mesh and they aren't smart enough to back up 24" and try again. This
will prevent rodents and other predators from digging their way into
Thank You Volunteers!
Majestic sincerely thanks the
Managers of Agway Plainfield, CT and Agway Norwich, CT for
displaying our educational brochures and flyers in their stores.
We would also like to
extend a special thank you to Elaine for arranging for our
information to be displayed at her local Agway in Kittery
An equally special thanks to Glynis
and Eric for arranging
for our information to be displayed at local stores in
If you are a manager of a
business that sells ducklings and would like to display our
information in your local store, please contact us!
|Question: Do you
have a waterfowl or avian vet you can take your duck or
goose to in the event of a medical emergency?
Results of Reader
think ducks and geese make good house pets?
17 Barker Road
Lebanon, CT 06249
The Majestic Monthly is published 12 times per year. Back
issues can be obtained online from our
Into Her New Home
19th was more than a warm and sunny Saturday, it was time to make
the call to Liv’s new family and share the good news. Liv has been
in our care since her rescue from Spaulding Pond last November. She
came to us with a very severe limp that required a long period of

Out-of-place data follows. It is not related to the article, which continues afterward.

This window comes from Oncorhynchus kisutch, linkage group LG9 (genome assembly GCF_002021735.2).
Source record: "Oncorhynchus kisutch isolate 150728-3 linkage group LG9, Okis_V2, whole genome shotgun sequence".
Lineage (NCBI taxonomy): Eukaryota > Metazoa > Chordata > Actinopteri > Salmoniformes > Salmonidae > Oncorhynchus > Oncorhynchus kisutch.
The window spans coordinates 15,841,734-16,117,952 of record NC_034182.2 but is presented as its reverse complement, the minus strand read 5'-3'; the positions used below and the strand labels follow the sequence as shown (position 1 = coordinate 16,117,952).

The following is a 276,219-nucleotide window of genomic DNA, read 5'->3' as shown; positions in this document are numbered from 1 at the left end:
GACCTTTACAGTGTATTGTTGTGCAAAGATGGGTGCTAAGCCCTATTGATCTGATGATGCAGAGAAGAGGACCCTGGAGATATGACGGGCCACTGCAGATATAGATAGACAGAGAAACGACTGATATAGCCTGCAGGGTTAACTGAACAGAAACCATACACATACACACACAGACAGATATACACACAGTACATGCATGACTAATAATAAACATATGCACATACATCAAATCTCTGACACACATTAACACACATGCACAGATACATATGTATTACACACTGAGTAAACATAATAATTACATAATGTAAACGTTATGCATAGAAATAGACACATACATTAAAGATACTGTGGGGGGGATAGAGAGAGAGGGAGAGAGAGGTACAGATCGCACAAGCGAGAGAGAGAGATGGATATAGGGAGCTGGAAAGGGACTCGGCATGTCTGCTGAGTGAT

rest, an x-ray, and a round of hydrotherapy in our tub 2-3 times a
week. Her limp was most likely the result of a torn ligament or
Liv was saddened when
her mate Viggo went ahead of her to their new home. She truly missed
him, but his moving on before her opened up room for another rescue
to come in.
A sign of Liv’s
continued improvement became evident by the bucket of water in her
enclosure that she emptied out twice a day while splashing it on
herself to bathe. Little spurts of energetic strolling turned into
the ability to walk and stand as often as she chose. We made the
decision that she was ready to go, and we called her new family to
let them know. Within a couple hours after calling, her new family
arrived and Liv was in a carrier and on her way to her new home to
be reunited with Viggo.
We look forward to